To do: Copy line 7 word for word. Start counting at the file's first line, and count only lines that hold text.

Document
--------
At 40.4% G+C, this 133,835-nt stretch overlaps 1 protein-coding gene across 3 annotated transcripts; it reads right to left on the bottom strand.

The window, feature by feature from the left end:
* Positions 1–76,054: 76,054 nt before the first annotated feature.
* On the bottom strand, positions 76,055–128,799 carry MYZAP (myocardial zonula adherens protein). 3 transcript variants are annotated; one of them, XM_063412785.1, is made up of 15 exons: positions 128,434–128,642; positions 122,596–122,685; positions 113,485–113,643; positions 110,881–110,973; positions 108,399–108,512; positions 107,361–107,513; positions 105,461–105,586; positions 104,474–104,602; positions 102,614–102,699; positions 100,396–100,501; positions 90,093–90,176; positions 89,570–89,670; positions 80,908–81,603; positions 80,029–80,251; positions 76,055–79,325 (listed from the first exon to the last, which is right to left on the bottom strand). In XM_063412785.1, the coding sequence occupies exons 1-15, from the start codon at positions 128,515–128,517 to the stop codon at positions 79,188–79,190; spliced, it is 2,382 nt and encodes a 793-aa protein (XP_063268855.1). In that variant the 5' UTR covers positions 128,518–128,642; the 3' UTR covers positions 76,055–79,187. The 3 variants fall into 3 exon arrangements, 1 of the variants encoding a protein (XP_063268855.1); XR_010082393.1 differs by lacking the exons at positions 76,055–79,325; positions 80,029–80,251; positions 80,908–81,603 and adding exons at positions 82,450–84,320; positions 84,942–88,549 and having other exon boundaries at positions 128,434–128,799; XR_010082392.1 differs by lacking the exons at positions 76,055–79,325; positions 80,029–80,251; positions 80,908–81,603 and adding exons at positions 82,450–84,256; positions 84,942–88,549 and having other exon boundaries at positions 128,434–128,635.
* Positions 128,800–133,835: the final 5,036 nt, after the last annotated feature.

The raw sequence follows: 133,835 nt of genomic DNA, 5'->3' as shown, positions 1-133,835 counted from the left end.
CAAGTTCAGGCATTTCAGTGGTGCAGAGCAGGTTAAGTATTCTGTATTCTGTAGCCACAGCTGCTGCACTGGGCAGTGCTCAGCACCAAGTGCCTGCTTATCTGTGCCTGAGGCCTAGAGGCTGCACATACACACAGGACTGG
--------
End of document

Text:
CAAGTTCAGGCATTTCAGTGGTGCAGAGCAGGTTAAGTATTCTGTATTCTGTAGCCACAGCTGCTGCACTGGGCAGTGCTCAGCACCAAGTGCCTGCTTATCTGTGCCTGAGGCCTAGAGGCTGCACATACACACAGGACTGG